By Doug Hanson
All surgery has risks, and a total hip replacement is no exception. Researchers may have found a way for some people with hip pain to avoid or delay the need for this surgery.
Researchers found a reduced need for total hip replacement among patients who received 12 weeks of exercise therapy along with education on their diagnosis.
The study focused on patients who were not yet in need of hip replacement but had at least a three-month history of pain.
Patients who followed the 12-week exercise program more often reported less pain and more mobility.
This study was led by Ida Svege, a PhD student and physical therapist in the Department of Orthopedics at Oslo University Hospital.
The research team studied 109 patients over six years to determine the effectiveness of exercise therapy and education on the need for total hip replacement (THR) in patients with Osteoarthritis (OA) of the hip.
Patients were randomly placed into one of two groups, one receiving both exercise therapy and patient education while the second group received only the education. All patients were diagnosed with equal levels of symptomatic and radiographic hip OA at the beginning of the study.
To be selected for the trial, patients had to be between 40 and 80 years old, have hip pain for at least three months and meet a minimum and maximum damage assessment. This allowed the researchers to exclude patients who were already candidates for THR.
All patients received three group sessions of a patient education program specific to their condition. The exercise group received special exercise therapy two or three times a week for 12 weeks.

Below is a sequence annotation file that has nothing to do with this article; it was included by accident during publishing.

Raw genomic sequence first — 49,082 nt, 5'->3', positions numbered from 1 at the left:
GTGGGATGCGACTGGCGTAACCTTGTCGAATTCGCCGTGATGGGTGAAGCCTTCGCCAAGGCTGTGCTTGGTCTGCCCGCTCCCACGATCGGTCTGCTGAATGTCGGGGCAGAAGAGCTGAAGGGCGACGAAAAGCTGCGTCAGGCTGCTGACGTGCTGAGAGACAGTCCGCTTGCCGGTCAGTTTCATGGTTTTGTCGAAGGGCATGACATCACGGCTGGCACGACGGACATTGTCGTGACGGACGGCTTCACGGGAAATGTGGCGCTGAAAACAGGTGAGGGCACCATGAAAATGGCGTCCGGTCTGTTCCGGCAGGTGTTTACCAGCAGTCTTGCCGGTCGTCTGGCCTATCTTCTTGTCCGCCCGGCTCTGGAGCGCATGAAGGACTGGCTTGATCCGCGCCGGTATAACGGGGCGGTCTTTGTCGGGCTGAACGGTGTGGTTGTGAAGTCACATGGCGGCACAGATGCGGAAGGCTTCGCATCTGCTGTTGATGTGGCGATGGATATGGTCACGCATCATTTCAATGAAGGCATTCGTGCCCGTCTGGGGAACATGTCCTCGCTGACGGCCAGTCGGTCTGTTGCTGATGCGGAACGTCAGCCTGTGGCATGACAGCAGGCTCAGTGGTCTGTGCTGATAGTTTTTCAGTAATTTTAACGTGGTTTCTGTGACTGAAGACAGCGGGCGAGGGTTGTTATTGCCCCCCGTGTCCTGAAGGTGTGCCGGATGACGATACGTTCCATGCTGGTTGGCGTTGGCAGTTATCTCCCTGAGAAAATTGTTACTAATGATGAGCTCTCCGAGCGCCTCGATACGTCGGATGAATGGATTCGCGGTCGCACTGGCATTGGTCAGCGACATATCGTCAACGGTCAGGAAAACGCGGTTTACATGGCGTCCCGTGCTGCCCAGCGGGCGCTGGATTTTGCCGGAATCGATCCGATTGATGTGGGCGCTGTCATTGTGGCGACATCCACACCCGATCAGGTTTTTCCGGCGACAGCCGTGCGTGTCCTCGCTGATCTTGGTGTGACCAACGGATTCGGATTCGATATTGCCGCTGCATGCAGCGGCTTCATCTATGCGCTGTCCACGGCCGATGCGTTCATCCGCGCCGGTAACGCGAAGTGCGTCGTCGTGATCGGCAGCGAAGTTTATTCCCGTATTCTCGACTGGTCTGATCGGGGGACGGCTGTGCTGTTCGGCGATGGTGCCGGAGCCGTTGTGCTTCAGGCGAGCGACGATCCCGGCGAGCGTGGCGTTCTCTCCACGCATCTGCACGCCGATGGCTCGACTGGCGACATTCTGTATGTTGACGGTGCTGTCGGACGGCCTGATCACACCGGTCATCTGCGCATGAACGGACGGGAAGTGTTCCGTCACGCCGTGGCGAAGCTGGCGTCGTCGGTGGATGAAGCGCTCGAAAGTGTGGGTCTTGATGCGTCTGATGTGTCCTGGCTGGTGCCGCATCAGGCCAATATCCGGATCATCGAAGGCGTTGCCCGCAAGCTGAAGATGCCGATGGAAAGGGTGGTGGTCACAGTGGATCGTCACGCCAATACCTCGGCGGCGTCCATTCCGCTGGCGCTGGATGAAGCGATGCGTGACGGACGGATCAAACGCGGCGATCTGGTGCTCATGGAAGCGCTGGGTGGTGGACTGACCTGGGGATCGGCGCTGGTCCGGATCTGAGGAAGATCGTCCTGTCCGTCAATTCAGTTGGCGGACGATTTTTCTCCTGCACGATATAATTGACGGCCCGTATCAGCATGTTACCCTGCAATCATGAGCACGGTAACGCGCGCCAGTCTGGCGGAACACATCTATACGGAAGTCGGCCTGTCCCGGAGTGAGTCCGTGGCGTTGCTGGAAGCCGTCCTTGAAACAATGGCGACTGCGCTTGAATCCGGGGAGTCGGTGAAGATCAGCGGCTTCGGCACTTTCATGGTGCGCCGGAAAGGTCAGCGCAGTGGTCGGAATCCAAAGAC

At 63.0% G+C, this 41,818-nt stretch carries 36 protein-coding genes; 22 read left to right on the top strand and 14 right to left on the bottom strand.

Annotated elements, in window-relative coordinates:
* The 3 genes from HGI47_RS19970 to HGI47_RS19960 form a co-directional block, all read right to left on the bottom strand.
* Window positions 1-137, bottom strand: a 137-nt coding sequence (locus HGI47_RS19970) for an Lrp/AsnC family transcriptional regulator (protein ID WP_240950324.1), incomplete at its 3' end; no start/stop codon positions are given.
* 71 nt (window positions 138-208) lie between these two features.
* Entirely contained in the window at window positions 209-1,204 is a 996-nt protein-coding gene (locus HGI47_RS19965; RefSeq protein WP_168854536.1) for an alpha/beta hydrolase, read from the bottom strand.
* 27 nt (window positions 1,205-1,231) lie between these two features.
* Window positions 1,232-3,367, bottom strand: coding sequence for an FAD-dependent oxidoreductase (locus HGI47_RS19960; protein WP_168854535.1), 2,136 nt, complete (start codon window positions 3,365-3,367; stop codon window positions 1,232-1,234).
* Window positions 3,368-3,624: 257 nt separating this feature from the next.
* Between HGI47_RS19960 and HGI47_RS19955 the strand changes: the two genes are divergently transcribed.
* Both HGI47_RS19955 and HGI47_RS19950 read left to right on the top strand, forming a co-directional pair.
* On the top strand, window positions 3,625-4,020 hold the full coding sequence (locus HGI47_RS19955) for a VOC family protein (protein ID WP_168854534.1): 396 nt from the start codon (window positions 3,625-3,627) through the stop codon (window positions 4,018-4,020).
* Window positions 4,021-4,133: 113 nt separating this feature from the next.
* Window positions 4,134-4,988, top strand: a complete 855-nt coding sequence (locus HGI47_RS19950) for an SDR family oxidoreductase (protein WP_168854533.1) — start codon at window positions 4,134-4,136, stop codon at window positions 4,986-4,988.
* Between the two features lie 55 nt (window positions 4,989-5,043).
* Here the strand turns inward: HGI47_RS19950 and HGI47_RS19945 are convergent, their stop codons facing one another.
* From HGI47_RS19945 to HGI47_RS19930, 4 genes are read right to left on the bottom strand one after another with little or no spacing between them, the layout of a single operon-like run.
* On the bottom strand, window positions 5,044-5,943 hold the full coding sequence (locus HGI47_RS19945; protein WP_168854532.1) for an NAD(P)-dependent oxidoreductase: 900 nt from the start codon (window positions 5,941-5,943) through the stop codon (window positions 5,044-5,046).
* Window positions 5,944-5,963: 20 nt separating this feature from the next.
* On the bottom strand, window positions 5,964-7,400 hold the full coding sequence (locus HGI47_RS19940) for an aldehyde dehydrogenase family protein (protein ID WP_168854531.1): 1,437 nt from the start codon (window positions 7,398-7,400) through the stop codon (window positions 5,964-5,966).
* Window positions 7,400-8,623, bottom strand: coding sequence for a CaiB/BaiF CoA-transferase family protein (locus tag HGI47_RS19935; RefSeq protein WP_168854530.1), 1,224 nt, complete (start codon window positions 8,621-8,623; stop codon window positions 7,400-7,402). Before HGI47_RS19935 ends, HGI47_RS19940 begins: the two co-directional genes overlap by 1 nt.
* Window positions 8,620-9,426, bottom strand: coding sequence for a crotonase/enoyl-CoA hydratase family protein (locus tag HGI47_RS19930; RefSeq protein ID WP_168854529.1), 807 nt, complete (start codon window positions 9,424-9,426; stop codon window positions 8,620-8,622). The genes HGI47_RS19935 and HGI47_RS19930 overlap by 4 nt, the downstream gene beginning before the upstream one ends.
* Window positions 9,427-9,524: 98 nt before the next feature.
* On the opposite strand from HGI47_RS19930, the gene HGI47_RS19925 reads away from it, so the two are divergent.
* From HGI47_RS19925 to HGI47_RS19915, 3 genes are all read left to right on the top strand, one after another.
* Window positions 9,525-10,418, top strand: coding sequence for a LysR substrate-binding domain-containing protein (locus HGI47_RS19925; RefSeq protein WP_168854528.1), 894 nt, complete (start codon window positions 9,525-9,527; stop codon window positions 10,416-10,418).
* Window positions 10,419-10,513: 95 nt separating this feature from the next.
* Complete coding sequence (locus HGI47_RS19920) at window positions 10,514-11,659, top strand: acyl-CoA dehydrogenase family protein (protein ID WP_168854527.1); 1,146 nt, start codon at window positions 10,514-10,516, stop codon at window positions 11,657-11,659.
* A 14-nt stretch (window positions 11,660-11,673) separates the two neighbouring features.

The researchers began screening for patients in April 2005 and concluded screening in October 2007.
While there have been studies looking at the effect of exercise on THR, those studies included patients who were also diagnosed with a potential need total knee replacement (TKR) as well. While evidence exists to suggest a positive result, further study was needed.
Over the course of this study, 22 patients from the group receiving exercise required a THR, while education-only patients required 31 THRs. That means the patients who received exercise kept their own hip in 41 percent of the cases, while 25 percent of the education-only group kept their natural hip.
The researchers concluded that participating in a 12-week exercise therapy program along with patient education may lead to a 44 percent improvement in the need for THR over education only.
Eliminating or delaying the need for major THR surgery to reduce the effects of pain and stiffness may provide a safer alternative.
The criteria for when THR surgery was required were not specified and can vary between hospitals. These results only apply to patients with symptomatic and radiographic hip OA, with mild to moderate symptoms. There is not a consensus on when surgery is most beneficial and many factors must be taken into account.
This study was published on November 19 in the Annals of the Rheumatic Diseases.
This study was supported by grants from the former science council at Ullevaal University Hospital, Oslo and the EXTRA funds from the Norwegian Foundation for Health and Rehabilitation through the Norwegian Rheumatism Association.